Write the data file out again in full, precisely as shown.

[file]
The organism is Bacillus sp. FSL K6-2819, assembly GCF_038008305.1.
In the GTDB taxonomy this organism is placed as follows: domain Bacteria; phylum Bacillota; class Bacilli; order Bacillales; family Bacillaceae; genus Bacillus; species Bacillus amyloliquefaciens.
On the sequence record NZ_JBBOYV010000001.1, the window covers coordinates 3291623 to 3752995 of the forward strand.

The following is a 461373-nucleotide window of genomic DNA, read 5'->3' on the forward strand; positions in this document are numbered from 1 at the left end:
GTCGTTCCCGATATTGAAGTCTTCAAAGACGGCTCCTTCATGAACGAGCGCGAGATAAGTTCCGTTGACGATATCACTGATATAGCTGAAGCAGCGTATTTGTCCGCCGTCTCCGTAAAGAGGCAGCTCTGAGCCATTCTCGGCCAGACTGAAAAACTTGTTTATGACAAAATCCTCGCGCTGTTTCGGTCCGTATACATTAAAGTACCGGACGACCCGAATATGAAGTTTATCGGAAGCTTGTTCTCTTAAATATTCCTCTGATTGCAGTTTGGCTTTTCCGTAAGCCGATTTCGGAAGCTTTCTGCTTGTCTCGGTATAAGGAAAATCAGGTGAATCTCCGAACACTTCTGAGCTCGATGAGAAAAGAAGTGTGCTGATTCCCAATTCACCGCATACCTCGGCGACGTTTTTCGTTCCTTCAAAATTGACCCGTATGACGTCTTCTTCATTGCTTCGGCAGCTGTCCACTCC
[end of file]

The organism is Bacillus sp. FSL K6-2819, assembly GCF_038008305.1.
In the GTDB taxonomy this organism is placed as follows: domain Bacteria; phylum Bacillota; class Bacilli; order Bacillales; family Bacillaceae; genus Bacillus; species Bacillus amyloliquefaciens.
On the sequence record NZ_JBBOYV010000001.1, the window covers coordinates 3291623 to 3752995 of the forward strand.

The following is a 461373-nucleotide window of genomic DNA, read 5'->3' on the forward strand; positions in this document are numbered from 1 at the left end:
GTCGTTCCCGATATTGAAGTCTTCAAAGACGGCTCCTTCATGAACGAGCGCGAGATAAGTTCCGTTGACGATATCACTGATATAGCTGAAGCAGCGTATTTGTCCGCCGTCTCCGTAAAGAGGCAGCTCTGAGCCATTCTCGGCCAGACTGAAAAACTTGTTTATGACAAAATCCTCGCGCTGTTTCGGTCCGTATACATTAAAGTACCGGACGACCCGAATATGAAGTTTATCGGAAGCTTGTTCTCTTAAATATTCCTCTGATTGCAGTTTGGCTTTTCCGTAAGCCGATTTCGGAAGCTTTCTGCTTGTCTCGGTATAAGGAAAATCAGGTGAATCTCCGAACACTTCTGAGCTCGATGAGAAAAGAAGTGTGCTGATTCCCAATTCACCGCATACCTCGGCGACGTTTTTCGTTCCTTCAAAATTGACCCGTATGACGTCTTCTTCATTGCTTCGGCAGCTGTCCACTCC